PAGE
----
Excerpt: Feed playlists. Name it something like `feeds.fss`, and register applications to handle that extension. Give it a MIME-type, and handle that too. Sounds just like M3U and PLS files, to me. Someone tell me why this is a dumb idea.

Trackback from Surfarama
January 13, 2005 5:03 PM

Handling RSS in the browser :: Adam Kalsey

Excerpt: Lots of discussion going on at the moment about the problem with surfacing RSS feeds to unsuspecting readers, ie. for the vast majority of punters raw XML is complete gibberish. This is the problem which FeedForm tries to address (see my feed), alth...

Trackback from Cox Crow
January 14, 2005 1:16 PM

Syndicated Subscription Crapola

Excerpt: I'm going to put my 2 cent foot in my mouth, and state that there is no need for a publisher's clearing house to manage my many subscriptions. This problem is one easily solved by the Spontaneous Integration. A thing exposes a URI. A thing append...

Trackback from The RSS Blog
January 15, 2005 7:31 AM

Handling RSS in the browser

Excerpt: Randy: Adam Kalsey is another believer in the Universal Subscription Mechanism. Phil, that always thinking guy, makes a case in Adam's comments for application/feedlist+xml. Something to watch and another great idea.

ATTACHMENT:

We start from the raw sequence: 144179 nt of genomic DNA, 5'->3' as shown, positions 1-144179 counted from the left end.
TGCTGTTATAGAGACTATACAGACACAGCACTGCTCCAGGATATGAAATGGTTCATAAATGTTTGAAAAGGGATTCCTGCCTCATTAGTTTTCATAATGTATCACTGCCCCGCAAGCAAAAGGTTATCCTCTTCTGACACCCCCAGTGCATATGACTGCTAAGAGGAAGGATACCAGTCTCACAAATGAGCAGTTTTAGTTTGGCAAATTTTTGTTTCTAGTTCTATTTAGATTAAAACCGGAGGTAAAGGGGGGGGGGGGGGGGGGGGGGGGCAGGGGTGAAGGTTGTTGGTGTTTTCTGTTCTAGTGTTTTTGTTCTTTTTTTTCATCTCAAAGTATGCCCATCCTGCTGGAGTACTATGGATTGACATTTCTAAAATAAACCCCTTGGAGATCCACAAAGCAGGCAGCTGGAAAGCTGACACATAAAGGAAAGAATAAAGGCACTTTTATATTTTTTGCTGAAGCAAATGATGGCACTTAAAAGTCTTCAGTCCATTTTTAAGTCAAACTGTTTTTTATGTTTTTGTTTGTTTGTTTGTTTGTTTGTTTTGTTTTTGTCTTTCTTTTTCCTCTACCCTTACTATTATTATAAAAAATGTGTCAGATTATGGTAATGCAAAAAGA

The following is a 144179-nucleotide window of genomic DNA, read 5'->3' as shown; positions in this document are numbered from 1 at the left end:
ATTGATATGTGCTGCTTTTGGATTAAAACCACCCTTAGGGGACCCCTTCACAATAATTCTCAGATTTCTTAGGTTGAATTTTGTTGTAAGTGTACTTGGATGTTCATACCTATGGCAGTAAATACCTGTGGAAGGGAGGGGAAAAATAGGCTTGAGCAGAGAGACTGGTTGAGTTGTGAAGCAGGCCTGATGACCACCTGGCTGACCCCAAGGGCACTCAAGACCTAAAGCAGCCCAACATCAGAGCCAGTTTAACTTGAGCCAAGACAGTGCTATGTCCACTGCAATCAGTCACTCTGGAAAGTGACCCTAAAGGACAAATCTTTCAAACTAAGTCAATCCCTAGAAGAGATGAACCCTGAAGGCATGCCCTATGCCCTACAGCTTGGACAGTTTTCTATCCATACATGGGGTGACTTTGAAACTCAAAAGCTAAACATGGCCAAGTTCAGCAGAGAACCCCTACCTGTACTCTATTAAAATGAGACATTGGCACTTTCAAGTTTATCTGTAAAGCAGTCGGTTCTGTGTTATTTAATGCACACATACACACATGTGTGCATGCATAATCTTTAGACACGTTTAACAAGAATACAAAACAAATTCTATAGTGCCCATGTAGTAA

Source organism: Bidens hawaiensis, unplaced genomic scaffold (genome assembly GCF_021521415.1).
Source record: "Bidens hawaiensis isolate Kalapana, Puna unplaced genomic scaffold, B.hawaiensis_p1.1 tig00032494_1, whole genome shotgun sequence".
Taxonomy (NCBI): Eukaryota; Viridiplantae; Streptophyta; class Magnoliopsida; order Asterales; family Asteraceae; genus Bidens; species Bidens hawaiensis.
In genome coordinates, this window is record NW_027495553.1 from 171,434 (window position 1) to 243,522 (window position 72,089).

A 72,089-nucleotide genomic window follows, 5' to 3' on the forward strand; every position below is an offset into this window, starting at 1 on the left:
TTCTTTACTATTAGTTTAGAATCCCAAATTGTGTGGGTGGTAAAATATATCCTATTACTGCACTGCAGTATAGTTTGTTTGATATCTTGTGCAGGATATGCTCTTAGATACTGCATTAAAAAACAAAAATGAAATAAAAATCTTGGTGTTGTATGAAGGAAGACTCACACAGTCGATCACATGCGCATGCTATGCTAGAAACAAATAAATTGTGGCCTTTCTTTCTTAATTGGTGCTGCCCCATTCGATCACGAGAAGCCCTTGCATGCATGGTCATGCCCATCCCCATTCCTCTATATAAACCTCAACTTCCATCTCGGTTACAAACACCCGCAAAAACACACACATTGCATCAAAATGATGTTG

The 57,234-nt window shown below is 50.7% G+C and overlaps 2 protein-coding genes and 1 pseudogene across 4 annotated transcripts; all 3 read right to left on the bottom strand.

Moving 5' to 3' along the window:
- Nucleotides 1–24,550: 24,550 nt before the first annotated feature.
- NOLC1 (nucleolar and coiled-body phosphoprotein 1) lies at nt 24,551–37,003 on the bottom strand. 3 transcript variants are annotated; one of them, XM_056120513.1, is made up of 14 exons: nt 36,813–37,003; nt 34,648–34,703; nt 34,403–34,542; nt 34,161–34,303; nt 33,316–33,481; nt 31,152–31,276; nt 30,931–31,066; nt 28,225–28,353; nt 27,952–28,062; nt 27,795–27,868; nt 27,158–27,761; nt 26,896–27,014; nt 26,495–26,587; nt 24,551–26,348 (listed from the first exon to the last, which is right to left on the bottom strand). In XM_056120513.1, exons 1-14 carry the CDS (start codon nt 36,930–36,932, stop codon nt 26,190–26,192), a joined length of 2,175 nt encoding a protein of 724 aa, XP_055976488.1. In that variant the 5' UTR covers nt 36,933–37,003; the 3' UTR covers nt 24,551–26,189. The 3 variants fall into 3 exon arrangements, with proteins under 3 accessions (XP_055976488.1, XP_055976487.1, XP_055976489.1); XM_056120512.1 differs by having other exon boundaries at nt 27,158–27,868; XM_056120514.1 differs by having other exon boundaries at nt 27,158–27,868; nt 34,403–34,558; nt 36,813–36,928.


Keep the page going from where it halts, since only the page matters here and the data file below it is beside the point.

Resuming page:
January 17, 2005 3:22 PM

Just as browsers are able to route to a local client app, wouldn't it be easy for them to route to a URL?

Randy Charles Morin
January 18, 2005 1:32 PM

I just finished a new draft of the Universal Subscription Mechanism.

Trackback from The RSS Blog
January 19, 2005 9:57 PM

Universal Subscription Mechanism

Excerpt: Thanks go to Adam Kalsey who did most of the pushing for this solution in his article Handling RSS in the browser

Randy Charles Morin
January 19, 2005 11:46 PM

Peter, The problem is which URL? Can we all agree on one URL? Like we agree on one version of RSS? Not gonna happen.

July 4, 2005 6:55 AM

In Opera 8.01, the RSS shows up as usual, not the way you describe.

Dio Nysios
January 9, 2006 10:30 AM

I linked my Yahoo 360 page to an RSS source, which I now find annoying. I would like to get rid of it, to stop its "feeding" into my page, but I cannot find how to delete the darn thing. I asked Yahoo, but it is no help at all; their answers to my repeated question are all off the mark. Can you help? Thanks, Dio

denis titov
January 24, 2006 9:58 PM

Take a look at my tool Build-in RSS Client, Internet Explorer toolbar for handling with RSS feeds